time in the history of Israel, the major
threat to a political leader and to his
government, no less than to Israelis
themselves, does not come so much from
without as from within. In a word, the
major danger facing the new Shamir regime
is the economy.
The Economic Challenge
The original Israeli pound was retired
several years ago in favor of the newly -
minted Shekel in order to deal with the
declining value of the nation's currency and
the prospect of entering upon an era of
fiscal experience reminiscent of post-World
War I Germany, when people went to the
market with wheelbarrows of paper money
to buy a loaf of bread.
Since the pound's retirement, the Shekel
has fared no better. Prime Minister
Shamir's introduction of his new coalition
Monday preceded by hours his decision to
remove government price supports for
food, which instantly skyrocketed by 50
percent, and gasoline, which followed suit
by 25 to 30 percent.
Just as instant was a wave of panic-
buying in the nation's big cities in the wake
of the throngs several days before who
bought up U.S. Dollars as quickly as they
could. The closing of the stockmarket on
Sunday and the precarious position of
many banks, some of them already
teetering on bankruptcy, are all
reminiscent of the American world as
Franklin Delano Roosevelt saw it when he
took office in March, 1932.
Yitzhak Shamir faces similar dilemmas.
They overshadow in staggering proportion
fears about the Israeli role in Lebanon or
the resurgence of Syrian power beefed up
by the latest Soviet supply to President
Assad of missiles capable of striking
targets deep within Israel's territory. These
are dilemmas he will have to solve quickly
or succumb to the pressures upon him
by Opposition leader Shimon Peres to
resign.
Will he pull a rabbit out of the Israeli hat
in the same way that FDR appeared to do
in America in 1932? We fervently hope so.
^:*:!:-:-:-:-:-:-:-::-:*:-:w^^
I
.V

OT7\
America's New Vietnams
WHEN Richard Nixon first
ran for the presidency in 1968, he
made the usual pragmatic pro-
mises about ending our involve-
ment in Vietnam as soon as he
was elected. For some of us, it
was a replay of Dwight Eisen-
hower's promise in his 1952 race
against Adlai Stevenson to put
an end to the "police action" in
Korea as his first act in office.
But Eisenhower did what he
said he would do. Richard Nixon
dawdled by contrast until almost
the end of his first term. While J
have never been an admirer oJ
Mr. Nixon, in the case of Vietnam
I have always been sure that he
was right in his reluctance to
keep that 1968 campaign
promise.
HISTORY HAS since proved
the accuracy of his and other
presidential warnings if we failed
in our commitment in Vietnam.
As early as 1972, Israel's Prime
Minister Golda Meir told me
that, in her opinion, the loss of
Vietnam would result in in-
calculable damage to the free
world, and also to America's
leadership of it.
Reaction to these warnings,
orchestrated on a worldwide scale
by Soviet propagandists, mobil-
ized liberal opinion to demand an
American withdrawal on any
terms possible, however unfavor-
able Into his second term, and
by then deeply enmeshed in
Watergate, Nixon could do little
but succumb to the tide.
Everything that Golda Meir
talked about, then riding high on
the pre-Yom Kippur War golden
age in Israel, in the end turned
out to be correct: in Vietnam, in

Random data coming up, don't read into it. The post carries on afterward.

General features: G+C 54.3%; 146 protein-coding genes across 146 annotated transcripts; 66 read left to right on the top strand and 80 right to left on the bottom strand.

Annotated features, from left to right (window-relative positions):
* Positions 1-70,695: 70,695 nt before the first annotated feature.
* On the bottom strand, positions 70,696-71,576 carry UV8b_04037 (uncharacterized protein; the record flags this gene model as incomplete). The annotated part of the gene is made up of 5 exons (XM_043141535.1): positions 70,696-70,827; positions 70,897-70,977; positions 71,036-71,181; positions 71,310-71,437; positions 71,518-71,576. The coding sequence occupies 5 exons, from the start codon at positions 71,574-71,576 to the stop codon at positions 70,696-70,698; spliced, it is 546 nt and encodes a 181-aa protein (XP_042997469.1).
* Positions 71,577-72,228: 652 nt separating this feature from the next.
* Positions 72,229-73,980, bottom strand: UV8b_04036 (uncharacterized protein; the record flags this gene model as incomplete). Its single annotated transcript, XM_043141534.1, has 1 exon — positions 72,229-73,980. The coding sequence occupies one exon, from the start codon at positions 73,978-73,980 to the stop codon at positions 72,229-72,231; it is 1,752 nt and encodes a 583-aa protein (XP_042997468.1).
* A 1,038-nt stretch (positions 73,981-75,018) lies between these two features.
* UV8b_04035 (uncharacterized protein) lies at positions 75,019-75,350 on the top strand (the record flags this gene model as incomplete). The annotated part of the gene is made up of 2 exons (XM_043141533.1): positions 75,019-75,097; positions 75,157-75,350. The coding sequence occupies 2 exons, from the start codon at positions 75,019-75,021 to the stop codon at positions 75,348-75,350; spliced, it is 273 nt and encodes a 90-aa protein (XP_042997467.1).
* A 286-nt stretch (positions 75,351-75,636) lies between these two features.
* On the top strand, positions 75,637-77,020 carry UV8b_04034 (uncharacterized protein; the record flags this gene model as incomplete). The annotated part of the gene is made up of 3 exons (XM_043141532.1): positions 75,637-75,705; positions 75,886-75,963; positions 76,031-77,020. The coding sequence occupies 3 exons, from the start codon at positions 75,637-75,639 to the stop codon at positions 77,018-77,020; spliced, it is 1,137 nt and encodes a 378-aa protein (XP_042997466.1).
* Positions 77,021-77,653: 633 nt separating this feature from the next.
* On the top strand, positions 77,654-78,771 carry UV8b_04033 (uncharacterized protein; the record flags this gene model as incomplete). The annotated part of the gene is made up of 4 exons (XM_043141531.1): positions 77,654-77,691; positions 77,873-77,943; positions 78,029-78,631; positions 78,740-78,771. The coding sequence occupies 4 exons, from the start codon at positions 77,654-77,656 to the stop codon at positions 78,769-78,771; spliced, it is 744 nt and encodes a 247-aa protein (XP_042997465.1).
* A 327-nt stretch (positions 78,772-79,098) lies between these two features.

Laos, in Cambodia.
BUT MOSTLY, she talked
about Central and Latin
America. These, she predicted,
were the next frontiers to test
Americas mettle, America's
determination to halt the ons-
laught of world revolutions made
in the Soviet Union.
All of this is pertinent today
because of the reassessment of
Vietnam in a 13-part serialized
study currently on public televi-
sion. It is a reassessment in name
only. So far, the score is the
same. Whatever runs or touch-
downs the other side may or may
Continued on Page 5
Jewish Floridian
of Tampa
I BarfMM Offlc* ism Horatio Straat. Tana, Fla. IMM'
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______________ Publication Oflic* 1*0 NE St. Miami Fta U1I1
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Number 34


>'
October 14,1963
The Jewish Floridian of Tampa
Page 5
Eclectricity Musical Gomes To The
Tampa JCC on Wednesday, Nov. 9
Once again this year, the
fimpa Jewish Community
nter is sponsoring three nights
of Jewish songs end melodies
with the musical "Eclectricity"
leading off on Wednesday, Nov.
America's Vietnams
Continued from Page 4
I not have made in its favor, the
unlterable given is that, after all
of these years since the war, we
| still have zero.
It is ho-ho Ho Chi Minh and
I raspberries for Uncle Sam. No
Liment in the world can per-
suade the writers of the serial
^t just maybe the United
States was right about Vietnam.
After all. why should there be one
in the abstract now, when in the
e,rly 1970's Americans were
warring against the war on
college campuses and among the
sylvan trees of the nation's
parks?
I FIND the compulsion these
days to talk about Vietnam fas-
cinating especially when it is
a substitute for talking about
Central America and the Middle
East, that is to say, about an
American military role in El
Salvador or Lebanon.
The very same forces that
engineered the betrayal of our
principles in Southeast Asia are
once again hard at work
engineering the same outcome in
these arenas. Of particular
concern is our involvement in
Lebanon because of the
diminished Israeli role there at
this time.
Should we sustain a national
disaster in Lebanon, there will be
the inevitable freaks to do more
than merely hail the victory of